Gary Friedman / Los Angeles Times
We had a total lunar eclipse tonight, February 20, 2008, viewable from both North and South America. My Mexican mother-in-law called my wife and told her not to go outside during the eclipse and to close all the windows so that no moonlight came into our home. Responding to my wife’s Americanized disbelief, my mother-in-law told her a tale of a long time ago when a distant relative had a miscarriage for failing to heed the pregnancy/eclipse warnings.
At about the same time, I was driving home from work and called my wife from my cell phone to warn her about the lunar eclipse—something I had remembered from my Mexican upbringing. She responded, “too late, my mom already called me to warn me.” We both tried but could not remember the Mexican reason for not going outside during an eclipse while pregnant.
Even though its probably just a Mexican myth passed down from generation to generation, I told my wife not to take any chances with our baby. We both stayed inside and I closed all the shutters and all the blinds like a good Mexican husband. As long as I could help it, no moonlight was coming in! Better to be safe than sorry. I love my Mexican culture and its effects on me! 🙂
I was curious, so here is what I found online about the Mexican Folk Beliefs regarding pregnancy, eclipse and other natural and supernatural things:
Burk et al. (1995) point out several Mexican American folk beliefs commonly identified in the literature that are culturally associated with “imbalances, nature and the supernatural” (p.44).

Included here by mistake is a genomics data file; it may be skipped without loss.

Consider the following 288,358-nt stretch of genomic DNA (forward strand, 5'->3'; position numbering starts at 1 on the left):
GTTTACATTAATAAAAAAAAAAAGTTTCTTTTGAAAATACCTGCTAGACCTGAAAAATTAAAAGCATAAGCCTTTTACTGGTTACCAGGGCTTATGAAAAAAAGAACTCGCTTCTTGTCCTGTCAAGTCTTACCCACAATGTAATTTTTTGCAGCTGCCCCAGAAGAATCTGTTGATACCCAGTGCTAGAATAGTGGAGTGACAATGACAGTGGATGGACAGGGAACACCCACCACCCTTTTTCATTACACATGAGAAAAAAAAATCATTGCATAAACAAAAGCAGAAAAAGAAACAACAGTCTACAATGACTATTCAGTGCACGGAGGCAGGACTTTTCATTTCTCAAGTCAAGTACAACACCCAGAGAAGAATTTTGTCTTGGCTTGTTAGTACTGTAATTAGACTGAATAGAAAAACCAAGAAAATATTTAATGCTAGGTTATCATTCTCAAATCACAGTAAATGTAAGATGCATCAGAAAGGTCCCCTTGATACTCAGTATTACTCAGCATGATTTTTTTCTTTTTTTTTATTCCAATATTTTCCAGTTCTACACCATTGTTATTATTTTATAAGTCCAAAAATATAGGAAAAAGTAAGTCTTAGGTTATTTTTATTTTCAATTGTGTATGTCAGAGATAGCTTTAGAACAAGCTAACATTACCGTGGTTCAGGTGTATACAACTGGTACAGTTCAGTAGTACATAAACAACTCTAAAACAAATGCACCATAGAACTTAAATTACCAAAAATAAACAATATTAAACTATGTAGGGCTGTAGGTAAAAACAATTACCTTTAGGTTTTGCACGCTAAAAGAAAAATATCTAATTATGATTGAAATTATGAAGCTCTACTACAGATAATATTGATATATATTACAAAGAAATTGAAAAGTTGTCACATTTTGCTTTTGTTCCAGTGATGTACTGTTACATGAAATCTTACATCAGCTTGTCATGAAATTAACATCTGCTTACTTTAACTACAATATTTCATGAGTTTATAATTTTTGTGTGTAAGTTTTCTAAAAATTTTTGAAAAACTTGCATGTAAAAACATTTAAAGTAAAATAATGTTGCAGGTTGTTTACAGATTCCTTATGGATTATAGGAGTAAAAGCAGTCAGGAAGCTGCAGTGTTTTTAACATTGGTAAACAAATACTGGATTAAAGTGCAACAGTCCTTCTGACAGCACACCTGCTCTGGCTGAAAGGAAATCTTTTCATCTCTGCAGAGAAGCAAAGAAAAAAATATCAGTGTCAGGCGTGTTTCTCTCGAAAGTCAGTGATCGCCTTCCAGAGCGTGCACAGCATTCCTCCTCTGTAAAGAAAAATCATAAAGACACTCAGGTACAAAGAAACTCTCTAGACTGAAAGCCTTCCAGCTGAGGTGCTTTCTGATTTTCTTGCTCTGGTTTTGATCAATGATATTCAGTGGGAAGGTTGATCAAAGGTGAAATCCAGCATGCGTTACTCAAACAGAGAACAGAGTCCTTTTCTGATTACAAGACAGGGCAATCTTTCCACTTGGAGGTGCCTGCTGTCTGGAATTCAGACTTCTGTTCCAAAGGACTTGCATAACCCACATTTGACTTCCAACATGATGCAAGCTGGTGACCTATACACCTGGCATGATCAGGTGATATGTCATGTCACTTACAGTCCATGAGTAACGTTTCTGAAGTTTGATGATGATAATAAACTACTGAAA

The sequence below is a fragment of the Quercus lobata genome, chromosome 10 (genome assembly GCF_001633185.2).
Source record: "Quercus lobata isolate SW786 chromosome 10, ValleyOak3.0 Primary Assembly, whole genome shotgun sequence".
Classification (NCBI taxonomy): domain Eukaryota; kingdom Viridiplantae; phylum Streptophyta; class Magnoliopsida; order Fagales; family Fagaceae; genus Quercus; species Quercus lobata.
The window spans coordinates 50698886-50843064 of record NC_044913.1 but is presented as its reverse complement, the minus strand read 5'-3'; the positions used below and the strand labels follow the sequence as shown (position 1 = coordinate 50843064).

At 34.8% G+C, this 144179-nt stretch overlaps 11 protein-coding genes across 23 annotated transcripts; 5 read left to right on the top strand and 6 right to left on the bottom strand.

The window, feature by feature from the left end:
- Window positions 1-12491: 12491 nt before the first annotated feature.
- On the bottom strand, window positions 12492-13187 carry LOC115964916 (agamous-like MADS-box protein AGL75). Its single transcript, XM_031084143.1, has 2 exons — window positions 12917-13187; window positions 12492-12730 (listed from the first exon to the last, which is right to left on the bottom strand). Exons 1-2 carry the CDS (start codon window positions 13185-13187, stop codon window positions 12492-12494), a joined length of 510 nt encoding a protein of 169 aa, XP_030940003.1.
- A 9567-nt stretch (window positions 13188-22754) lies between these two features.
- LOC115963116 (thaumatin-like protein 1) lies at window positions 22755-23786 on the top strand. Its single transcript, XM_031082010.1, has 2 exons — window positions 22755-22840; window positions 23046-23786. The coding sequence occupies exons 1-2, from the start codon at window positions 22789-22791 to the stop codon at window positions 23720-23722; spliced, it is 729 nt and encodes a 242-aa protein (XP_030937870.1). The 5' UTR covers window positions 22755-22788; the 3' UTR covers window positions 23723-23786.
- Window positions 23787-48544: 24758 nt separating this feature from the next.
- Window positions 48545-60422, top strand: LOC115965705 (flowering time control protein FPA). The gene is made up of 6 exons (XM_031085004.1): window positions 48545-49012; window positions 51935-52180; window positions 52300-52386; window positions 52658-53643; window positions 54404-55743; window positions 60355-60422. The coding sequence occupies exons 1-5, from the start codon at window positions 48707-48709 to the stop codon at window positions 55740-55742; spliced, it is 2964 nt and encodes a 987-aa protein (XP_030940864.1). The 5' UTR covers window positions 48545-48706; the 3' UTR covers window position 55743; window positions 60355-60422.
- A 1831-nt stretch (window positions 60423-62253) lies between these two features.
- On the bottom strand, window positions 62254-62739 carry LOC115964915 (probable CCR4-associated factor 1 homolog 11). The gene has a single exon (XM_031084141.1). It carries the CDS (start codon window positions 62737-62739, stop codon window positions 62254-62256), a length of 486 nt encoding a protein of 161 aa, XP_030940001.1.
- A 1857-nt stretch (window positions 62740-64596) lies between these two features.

1. A primary example of this is the belief described by Burk et al. (1995) “that exposure of a pregnant woman to an eclipse will cause her infant to have a cleft lip or palate. The belief originated with the Aztecs, who thought that an eclipse occurred because a bite had been taken out of the moon. If the pregnant woman viewed the eclipse, her infant would have a bite taken out of its mouth. An obsidian knife was placed on the woman’s abdomen before going out at night to protect her. This belief remains intact hundreds of years later, the only difference being that today a metal key or safety pin is used for protection”(p.44).
Other Mexican folk beliefs include:
2.‘susto:’ (fright sickness) resulting from an emotionally traumatic event such as an accident or death;
3.‘mal de ojo:’ (evil eye) an illness usually affecting children, caused by excessive admiration or covetous looks by others without touching the child;
4. ‘caida de mollera:’ (fallen fontanelle) believed to be caused by handling an infant improperly, such as bouncing roughly, dropping, or removing from the breast or bottle abruptly;
5. ‘antojos:’ (cravings) the belief that an infant may have characteristics of an object that the mother craves during pregnancy if the craving is not satisfied (eg, the infant may have strawberry spots if the mother craves but dos not eat strawberries); and
6. ‘cuarentena:’ (40 days) the period following birth during which certain dietary and activity restrictions are observed to allow the mother time to recover from pregnancy, to bond with the newborn, and to prevent certain illnesses from occurring later in life (Burk et al., 1995, p.44).
Question: Have you heard of any other Mexican Folk Beliefs regarding Pregnancy?